Biometrics provides an automated method of recognizing an individual based on his or her unique physical characteristics. This technology eliminates a person gaining entry by using another’s key, code, or card—it is harder, after all, to share fingerprints or retinas. Biometric-based systems, like hand geometry, enable a facility manager to ensure only verified users have access to a facility at authorized times. Biometrics provide the highest level of assurance the actual authorized individual—rather than just the authorized key, card, or code—has access to a secure facility.

Current state of security
The proximity card remains the most used credential in access control. However, with the price of smart credentials being comparable to proximity today (within five per cent or so), many building owners and facility managers are opting for the former, even if the only application will be physical access control.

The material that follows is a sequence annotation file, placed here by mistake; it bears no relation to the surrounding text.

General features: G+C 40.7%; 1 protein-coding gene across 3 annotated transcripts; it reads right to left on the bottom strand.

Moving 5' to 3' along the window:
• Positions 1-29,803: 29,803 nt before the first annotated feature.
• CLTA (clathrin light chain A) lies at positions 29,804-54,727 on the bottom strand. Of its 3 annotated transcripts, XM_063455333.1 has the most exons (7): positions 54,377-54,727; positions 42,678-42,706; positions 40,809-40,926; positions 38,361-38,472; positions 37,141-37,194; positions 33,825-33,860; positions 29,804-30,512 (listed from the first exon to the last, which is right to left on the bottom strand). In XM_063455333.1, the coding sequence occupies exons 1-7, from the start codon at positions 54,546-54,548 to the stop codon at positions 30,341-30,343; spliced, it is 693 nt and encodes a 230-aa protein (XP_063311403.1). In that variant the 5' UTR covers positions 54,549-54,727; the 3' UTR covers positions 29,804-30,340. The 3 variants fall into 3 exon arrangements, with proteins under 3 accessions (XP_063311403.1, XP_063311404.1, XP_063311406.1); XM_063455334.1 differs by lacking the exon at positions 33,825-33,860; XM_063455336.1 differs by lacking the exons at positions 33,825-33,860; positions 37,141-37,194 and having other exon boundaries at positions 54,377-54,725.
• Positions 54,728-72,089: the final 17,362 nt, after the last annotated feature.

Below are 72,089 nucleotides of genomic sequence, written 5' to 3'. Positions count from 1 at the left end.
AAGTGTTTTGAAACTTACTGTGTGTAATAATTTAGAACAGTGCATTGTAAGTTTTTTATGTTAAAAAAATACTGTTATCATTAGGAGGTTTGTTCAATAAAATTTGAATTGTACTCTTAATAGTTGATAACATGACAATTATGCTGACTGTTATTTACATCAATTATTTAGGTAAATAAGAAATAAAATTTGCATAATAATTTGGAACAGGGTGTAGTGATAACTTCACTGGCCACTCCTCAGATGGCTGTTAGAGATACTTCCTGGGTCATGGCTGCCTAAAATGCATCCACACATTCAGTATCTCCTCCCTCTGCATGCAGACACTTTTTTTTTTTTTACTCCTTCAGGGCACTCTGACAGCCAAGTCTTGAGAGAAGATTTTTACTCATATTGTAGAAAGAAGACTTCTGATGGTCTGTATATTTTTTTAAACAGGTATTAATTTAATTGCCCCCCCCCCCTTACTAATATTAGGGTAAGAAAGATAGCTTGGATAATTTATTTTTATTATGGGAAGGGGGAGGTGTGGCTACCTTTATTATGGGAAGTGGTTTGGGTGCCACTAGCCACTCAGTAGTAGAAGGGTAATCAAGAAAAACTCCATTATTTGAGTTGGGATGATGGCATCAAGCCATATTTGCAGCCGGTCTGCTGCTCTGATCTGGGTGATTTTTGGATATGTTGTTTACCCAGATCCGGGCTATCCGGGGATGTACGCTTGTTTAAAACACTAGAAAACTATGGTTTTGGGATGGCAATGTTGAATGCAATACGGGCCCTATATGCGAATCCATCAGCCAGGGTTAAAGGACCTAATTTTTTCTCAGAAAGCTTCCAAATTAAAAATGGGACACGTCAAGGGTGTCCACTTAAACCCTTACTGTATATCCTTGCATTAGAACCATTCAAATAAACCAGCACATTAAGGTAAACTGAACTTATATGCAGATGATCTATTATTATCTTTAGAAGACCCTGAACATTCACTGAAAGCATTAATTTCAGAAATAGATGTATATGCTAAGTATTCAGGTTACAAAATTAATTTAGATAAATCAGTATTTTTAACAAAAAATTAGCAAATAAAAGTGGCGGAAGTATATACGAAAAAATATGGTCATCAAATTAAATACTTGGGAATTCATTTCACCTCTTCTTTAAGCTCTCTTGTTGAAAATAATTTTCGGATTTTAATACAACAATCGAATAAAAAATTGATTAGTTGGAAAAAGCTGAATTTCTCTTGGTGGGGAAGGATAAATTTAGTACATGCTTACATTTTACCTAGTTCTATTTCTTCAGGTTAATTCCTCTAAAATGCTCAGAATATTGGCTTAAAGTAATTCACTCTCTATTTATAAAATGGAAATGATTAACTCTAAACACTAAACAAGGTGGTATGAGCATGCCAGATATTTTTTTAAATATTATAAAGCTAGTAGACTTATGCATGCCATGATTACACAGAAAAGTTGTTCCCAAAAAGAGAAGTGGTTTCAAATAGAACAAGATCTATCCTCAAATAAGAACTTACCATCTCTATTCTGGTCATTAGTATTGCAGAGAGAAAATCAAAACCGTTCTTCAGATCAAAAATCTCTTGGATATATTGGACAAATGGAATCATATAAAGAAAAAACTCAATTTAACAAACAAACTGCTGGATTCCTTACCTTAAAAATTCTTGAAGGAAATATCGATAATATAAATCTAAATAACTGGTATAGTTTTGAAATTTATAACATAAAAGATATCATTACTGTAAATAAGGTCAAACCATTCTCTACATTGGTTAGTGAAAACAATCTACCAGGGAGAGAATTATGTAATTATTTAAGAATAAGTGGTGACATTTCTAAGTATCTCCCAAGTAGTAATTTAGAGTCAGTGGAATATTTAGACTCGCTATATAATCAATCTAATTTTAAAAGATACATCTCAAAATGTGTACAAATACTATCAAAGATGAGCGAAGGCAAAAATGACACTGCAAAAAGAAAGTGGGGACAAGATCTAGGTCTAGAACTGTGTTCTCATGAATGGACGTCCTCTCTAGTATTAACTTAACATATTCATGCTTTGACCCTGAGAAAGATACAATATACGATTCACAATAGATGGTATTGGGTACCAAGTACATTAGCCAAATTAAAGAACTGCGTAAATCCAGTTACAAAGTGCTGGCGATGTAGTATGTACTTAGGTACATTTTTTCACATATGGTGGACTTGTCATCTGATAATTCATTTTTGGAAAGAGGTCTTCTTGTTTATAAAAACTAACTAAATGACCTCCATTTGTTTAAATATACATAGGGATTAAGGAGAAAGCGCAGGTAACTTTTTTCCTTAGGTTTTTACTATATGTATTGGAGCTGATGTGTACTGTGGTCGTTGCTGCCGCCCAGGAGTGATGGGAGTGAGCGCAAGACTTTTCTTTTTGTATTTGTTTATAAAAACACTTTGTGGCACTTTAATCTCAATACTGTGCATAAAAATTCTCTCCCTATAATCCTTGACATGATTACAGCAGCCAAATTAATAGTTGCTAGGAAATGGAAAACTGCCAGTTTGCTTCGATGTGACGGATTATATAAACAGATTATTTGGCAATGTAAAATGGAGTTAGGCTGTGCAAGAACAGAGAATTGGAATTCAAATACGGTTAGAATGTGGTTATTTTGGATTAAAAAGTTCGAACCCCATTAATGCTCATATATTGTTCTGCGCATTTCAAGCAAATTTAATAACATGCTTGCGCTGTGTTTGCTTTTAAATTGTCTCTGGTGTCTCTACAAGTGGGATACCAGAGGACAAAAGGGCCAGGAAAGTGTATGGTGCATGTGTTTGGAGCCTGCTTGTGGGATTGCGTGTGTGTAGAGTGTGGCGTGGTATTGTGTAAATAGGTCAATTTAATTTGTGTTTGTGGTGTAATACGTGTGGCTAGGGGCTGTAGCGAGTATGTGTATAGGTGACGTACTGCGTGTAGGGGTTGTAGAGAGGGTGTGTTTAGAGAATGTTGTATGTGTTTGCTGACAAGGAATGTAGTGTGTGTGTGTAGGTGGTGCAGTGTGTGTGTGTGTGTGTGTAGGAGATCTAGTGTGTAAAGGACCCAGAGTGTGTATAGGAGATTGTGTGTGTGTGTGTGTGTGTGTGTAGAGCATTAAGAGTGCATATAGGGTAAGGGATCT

Keys and cards will eventually be passé—in the not-too-distant future, your cell phone will become your credential.
Keys and cards will eventually be passé—in the not-too-distant future, your cell phone will become your credential.

A smart credential can provide higher security, more convenience, and far greater functionality than a proximity card. Smart credentials have the ability to manage access, payments, tool and supplies check-outs, and many other functions. For new construction, even if smart card systems are not part of the original project budget, it makes sense for multi-technology readers to be specified. This way, when the switch to smart cards comes about, building owners will not have to tear out and re-install all their facilities’ readers.

Cutting-edge smart cards use proprietary technologies based on various levels of the International Organization for Standardization/International Electrotechnical Commission (ISO/IEC) 14443, Identification Cards: Contactless Integrated Circuit Cards–Proximity Cards—a global standard that defines proximity cards used for identification, and the transmission protocols for communicating with it.